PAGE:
Marine Invertebrates of Bermuda

Fire Coral (Millepora alcicornis)

By Mitchell Doctor
Dr. James B. Wood- Editor

Abstract  Taxonomy  Habitat  Ecology  Recent Research  Commercial Importance  Bermuda Laws  Personal Interest  References  Links 

Fire Coral, Millepora alcicornis


Millepora alcicornis is a common member of Caribbean reefs and across the Bermuda platform. These hydrozoans are members of the family Milleporidae. These hydrocorals can be found in varying habitats including deep reefs, surf zone and reef flats but are restricted mainly to coral reefs. M. alcicornis gets its name fire coral from the painful stings it can inflict on SCUBA divers and snorklers. Setting Millepora apart from other hydrozoans is its ability to lay down a calcareous skeleton like those of the scleractinian corals. This ability makes Millepora the second most important reef builder in the reef ecosystem and lends the name of hydrocoral to Milleporidae. Millepores also have symbiotic zooxanthellae algae that lend their photosynthate as energy; however it makes the Millepores susceptible to coral bleaching. Millepora has pores at its outer layer that has individual parts called zooids which conduct specific tasks, like gastrozooid for feeding or the dactylozooids for defense. Colonies posses a varying range of morphologies dependent on habitat. Colonies may also grow attack branches that can directly overgrow nearby gorgonians (sea fans). Colonies reproduce by asexual fragmentation and are infrequent sexual breeders.


Phylum: Cnidaria
  Class: Hydrozoa
    Order: Capitata
       Family: Milleporidae

The surface of Millepora alcicornis is covered in zooids (Cairns 1982). Each zooid has a particular job. The gastrozooid is particularly used for feeding. It is where the prey is digested and into the body. These gastrozooids are surrounded by dactylozooids (Cairns 1982). These dactylzooids house the cnidarian stinging cells. The painful stings of M. alcicornis are inflicted using the cnidae, stinging thread, which are released from its cnidoblast. The cnidae stinging cells are a unique trait present in cnidarians and are well represented within the class Hydrozoa. The cnidae are mainly used for prey capture and defense. Prey will be stung and immobilized with these cnidae and the tentacles of the gastrozooid will carry the food to the mouth.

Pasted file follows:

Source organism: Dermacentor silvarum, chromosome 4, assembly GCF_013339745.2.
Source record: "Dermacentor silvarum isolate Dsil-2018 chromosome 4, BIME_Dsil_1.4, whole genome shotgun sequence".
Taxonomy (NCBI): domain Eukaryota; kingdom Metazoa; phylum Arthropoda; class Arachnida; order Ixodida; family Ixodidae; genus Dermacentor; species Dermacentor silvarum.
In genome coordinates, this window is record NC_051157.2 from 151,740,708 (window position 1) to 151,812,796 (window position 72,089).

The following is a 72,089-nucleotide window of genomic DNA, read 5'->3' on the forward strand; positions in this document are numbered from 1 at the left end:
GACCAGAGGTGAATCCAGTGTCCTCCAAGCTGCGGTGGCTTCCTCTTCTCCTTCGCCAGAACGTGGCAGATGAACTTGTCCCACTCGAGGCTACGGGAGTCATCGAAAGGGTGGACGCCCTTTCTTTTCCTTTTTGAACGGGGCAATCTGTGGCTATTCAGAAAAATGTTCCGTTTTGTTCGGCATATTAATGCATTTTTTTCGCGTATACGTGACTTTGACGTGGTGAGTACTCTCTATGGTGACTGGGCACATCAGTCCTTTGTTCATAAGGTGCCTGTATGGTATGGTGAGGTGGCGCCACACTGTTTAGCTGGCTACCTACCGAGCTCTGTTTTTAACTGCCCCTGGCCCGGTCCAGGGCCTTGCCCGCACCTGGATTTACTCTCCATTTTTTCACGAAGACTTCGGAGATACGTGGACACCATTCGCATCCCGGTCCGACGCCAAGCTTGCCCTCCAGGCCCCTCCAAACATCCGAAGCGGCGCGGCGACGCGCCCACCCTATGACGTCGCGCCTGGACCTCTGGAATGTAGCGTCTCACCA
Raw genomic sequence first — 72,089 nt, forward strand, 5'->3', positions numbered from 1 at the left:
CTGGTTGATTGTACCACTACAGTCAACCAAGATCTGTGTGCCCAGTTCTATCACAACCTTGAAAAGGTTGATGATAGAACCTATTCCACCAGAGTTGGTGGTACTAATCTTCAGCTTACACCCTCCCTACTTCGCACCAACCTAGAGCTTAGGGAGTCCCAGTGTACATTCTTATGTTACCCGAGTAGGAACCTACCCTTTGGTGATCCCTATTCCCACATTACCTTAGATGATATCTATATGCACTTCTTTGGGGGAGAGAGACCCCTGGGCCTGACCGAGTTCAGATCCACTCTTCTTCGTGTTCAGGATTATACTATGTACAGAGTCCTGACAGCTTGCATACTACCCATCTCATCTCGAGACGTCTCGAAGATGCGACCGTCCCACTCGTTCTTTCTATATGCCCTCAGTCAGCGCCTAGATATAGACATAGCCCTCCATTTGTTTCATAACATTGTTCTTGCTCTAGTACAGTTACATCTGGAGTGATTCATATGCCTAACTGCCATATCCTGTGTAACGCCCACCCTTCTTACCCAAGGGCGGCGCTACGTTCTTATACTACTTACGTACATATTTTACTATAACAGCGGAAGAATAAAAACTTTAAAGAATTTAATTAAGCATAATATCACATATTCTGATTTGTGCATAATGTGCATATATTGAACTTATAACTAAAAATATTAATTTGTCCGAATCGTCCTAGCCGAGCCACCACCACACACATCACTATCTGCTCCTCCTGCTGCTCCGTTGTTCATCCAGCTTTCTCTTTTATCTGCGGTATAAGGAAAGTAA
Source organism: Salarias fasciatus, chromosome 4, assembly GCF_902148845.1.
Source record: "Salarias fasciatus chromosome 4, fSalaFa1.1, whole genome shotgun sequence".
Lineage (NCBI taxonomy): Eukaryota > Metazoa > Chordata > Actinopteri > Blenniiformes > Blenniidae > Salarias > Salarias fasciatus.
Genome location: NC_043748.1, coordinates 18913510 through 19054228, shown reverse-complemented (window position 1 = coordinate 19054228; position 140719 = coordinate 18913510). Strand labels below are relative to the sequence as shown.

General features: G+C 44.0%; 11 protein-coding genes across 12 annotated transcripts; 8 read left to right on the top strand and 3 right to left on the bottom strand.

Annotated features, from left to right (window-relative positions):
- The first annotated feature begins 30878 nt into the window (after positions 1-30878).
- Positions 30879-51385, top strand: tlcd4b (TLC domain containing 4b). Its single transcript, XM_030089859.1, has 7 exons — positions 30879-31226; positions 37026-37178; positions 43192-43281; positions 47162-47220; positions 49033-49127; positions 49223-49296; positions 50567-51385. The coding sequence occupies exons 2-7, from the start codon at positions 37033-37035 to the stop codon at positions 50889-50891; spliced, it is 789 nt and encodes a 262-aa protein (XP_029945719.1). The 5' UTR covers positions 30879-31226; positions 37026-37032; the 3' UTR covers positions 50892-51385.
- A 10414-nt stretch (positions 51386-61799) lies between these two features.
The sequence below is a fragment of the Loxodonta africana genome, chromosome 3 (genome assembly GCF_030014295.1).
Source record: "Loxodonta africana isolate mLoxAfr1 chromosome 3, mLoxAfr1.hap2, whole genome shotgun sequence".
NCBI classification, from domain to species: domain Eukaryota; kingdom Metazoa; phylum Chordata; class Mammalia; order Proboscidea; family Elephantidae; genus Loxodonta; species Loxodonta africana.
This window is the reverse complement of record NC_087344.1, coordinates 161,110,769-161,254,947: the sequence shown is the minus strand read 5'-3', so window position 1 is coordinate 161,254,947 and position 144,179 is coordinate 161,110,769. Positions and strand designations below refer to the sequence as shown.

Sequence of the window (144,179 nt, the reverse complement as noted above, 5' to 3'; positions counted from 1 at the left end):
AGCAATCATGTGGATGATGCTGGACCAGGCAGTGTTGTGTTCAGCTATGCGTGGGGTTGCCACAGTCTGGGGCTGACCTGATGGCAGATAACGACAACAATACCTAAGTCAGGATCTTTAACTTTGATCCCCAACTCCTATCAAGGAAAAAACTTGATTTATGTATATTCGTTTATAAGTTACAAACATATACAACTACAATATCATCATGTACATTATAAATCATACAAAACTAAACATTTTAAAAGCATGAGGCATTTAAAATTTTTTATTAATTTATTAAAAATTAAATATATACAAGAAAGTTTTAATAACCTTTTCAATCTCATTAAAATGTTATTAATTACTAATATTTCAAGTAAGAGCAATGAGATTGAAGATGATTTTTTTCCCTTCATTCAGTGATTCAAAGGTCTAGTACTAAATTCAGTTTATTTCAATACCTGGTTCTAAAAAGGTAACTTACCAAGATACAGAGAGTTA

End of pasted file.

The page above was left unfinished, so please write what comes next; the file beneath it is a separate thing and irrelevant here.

The morphology of Millepora alcicornis is also highly variable. It has the greatest range of growth morphologies of any other Millepora (Lewis 1989). It is believed that Millepora starts all of it growth forms with a universal beginning, encrusting (Lewis 1989). These encrustations occur at all depths and will appear to grow on any suitable substrate, like dead corals, ship wrecks, and the reef. Morphologies of M. alcicornis differ with the varying habitats it is found. For example, in a habitat with heavy surf, like on the edge of reefs, M alcicornis will exist in either a robust, plate-like, or bladed colonies (Lewis 1989). In lagoons, sheltered deep water reefs, and places where water movement is calm, M. alcicornis can be found as leafy, delicately branched and upright colonies that all flourish (Lewis 1989). M. alcicornis follows the overall trend of changing from plate-like forms at the shallow and exposed sites to thick-branching forms at deeper and sheltered locations (Kaandorp 1999). Colonies found to be living on vertical surfaces had larger encrusting bases, and longer perimeters and lower densities of branches than compared to those colonies on horizontal surfaces (Edmunds 1999). The growth rates on these two surfaces also vary due to the vertical surfaces increased area and the horizontal surfaces reduced area because of the spread of the Millepora (Edmunds 1999). The branches of the Millepora were not specialized in comparison to the encrusting bases in terms of the density of the dactylozooids and the gastrozooids (Edmunds 1999). The encrusting bases on vertical surfaces are likely to be large because of greater age instead of faster growth due to its high resistance to wave action and storm damage (Edmunds 1999). Those colonies on horizontal surfaces are likely to be small because they can be considered relatively young and short lived due to they possibility of their branches breaking off due to high wave action (Edmunds 1999). These findings show that the high success of M. alcicornis is a result of the consequences of their morphology. (Edmunds 1999). This supports that the slow growth and resistance to wave damage of encrusting bases exists on vertical surfaces and that the use of branches broken off can be used as asexual means of reproduction (Edmunds 1999).